Traveling Far to Understand What is Near
Traveling ranks high among the best learning opportunities available. Crossing borders, oceans, and cultures naturally broadens our horizons as we are forcibly pushed out of our comfort zones. There is an excitement that stimulates our learning when confronted by new sights, sounds, and smells. For the traveler on vacation, the goal is often to fill the schedule to experience as many once in a lifetime moments as possible.
However, that is not necessarily the approach of the most seasoned of travelers, the travel writer. They do not book their journey just looking for the most unforgettable, highest rated local attractions hoping to find something different. They know that their past experiences (books read, places visited, relationships developed) will help them find meaning in their new ones.
This means they must balance the need for planning with providing ample space for the unexpected to happen. In many cases it is the willingness to indulge in the random appearance of an unplanned encounter that provides the greatest insights into what is unique about a particular location.
The other counterintuitive approach is to build time to do nothing. More productively, this means reflecting on your experiences. This is not so much about processing your new surroundings as it is thinking about your life “back home.” In experiencing what is new we are often able to more clearly confront our most enduring challenges and gain perspective to understand our internal struggles.
Robert Kaplan writes widely about foreign affairs and travel and his research takes him all over the globe. His recent book, Adriatic, takes a travel writer format as he retraces his steps from journeys very early in his career. He captures the historic perspective and current developments along the Italian coast, through the Balkan nations, and ends up on the Greek Island of Corfu. He combines his appreciation for the region’s literature and art, his interactions with common people and politicians, and his own observations to describe a part of the world he believes will be increasingly important in international trade and politics.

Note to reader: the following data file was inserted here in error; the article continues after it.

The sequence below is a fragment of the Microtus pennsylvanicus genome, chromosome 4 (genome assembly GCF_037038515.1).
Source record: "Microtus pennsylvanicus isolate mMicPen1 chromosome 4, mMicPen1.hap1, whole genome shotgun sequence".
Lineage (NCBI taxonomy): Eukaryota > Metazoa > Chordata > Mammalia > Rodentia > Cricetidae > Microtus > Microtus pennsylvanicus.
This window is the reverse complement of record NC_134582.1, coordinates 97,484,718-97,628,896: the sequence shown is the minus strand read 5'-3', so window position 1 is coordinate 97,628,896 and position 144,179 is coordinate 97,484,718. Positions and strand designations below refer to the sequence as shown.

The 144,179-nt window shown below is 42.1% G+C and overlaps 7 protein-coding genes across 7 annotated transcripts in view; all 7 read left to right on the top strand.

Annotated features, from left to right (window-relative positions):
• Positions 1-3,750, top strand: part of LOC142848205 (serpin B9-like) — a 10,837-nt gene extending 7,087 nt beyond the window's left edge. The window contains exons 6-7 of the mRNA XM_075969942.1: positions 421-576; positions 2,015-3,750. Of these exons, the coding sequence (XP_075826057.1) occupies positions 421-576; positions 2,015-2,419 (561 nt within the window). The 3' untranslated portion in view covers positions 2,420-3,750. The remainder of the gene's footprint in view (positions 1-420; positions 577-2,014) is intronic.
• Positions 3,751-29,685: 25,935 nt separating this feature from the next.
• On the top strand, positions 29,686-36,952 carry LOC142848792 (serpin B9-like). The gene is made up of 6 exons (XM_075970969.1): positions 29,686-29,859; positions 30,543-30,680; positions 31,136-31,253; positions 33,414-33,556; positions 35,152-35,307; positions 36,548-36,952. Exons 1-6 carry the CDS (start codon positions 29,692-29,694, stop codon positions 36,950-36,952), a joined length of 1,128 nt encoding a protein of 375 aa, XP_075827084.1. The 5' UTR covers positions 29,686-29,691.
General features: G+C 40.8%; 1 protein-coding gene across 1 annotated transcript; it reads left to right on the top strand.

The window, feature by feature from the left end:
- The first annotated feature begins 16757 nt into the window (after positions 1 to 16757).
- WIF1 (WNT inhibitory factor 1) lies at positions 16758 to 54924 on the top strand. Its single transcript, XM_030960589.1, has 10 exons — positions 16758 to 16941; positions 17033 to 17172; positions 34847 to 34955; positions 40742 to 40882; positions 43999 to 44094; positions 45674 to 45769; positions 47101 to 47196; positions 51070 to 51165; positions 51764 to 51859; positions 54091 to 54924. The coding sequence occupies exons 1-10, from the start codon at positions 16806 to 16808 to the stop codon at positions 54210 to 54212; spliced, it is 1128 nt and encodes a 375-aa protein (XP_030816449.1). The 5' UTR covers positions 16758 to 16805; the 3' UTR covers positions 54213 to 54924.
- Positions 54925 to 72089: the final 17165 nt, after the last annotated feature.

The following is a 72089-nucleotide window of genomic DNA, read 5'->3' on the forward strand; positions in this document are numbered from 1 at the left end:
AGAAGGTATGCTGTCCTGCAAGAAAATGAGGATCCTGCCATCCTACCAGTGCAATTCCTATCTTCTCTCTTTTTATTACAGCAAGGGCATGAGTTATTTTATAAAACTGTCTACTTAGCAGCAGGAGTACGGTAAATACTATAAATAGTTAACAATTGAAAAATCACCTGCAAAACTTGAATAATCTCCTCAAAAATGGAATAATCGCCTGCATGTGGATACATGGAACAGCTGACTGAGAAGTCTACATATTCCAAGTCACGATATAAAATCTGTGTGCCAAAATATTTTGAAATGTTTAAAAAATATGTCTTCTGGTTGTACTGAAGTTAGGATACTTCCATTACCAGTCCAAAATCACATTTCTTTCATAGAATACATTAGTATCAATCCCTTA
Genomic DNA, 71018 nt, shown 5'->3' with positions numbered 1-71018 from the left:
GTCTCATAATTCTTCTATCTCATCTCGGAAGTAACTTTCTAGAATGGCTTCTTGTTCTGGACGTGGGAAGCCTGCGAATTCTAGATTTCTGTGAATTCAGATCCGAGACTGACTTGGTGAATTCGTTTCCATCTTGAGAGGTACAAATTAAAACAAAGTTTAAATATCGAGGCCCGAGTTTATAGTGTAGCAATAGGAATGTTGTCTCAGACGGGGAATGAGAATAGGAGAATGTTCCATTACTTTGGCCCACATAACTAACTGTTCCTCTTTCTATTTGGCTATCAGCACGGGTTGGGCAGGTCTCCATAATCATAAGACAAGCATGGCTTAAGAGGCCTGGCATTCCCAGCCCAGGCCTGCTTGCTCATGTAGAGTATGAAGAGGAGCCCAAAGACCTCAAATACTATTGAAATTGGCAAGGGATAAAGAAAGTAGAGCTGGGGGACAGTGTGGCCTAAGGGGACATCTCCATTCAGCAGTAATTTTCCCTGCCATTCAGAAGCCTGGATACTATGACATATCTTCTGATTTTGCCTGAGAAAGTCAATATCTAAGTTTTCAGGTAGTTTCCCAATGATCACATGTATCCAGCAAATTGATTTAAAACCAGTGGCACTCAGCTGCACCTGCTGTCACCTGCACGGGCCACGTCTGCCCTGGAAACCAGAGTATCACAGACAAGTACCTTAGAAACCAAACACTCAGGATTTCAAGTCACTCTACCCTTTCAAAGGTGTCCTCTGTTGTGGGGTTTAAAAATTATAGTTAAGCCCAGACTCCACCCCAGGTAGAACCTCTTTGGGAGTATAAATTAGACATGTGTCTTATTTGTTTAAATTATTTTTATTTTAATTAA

However, he occasionally interrupts the description of his external environment to share how these experiences are influencing his innermost thoughts. The nature of travel often provides times where there is little to do but wait for the weather to clear or for your next appointment. Kaplan is wise enough not to wish those times away but to take advantage of them and explore what his travels are teaching him.
He writes, “I travel to recover my sense of self, to be alone with my contradictions, to know tangibly how they are not really contradictions, at least not to me. … Of course, I am not all that unique. We are all obsessed with self and want therefore to be understood.”
We usually return from our travels (especially those that take us to faraway places) more exhausted than rested. We are energized when we can relive the highlights by sharing photos or telling stories about the amazing scenes, unforgettable people, and travel nightmares. But if we are intentional, we also come back with a rediscovered self and a new perspective on what we return to.
T.S. Elliot famously said, “We shall not cease from exploration, and the end of all our exploring will be to arrive where we started and know the place for the first time.” It is the experience of exploring both our external and internal environments that help us connect our past with a better future.
To solve our biggest problems requires us to see things differently than when those problems were created. Innovation requires us to take on the role of a traveler. Seeking out the new, different, and at times confusing when we leave the comfort of home. And like the seasoned travel writer, we must carefully plan our trip but also build in time to engage the unexpected. Equally important, we need to lean into the moments of solitude and waiting that reconnect us to ourselves.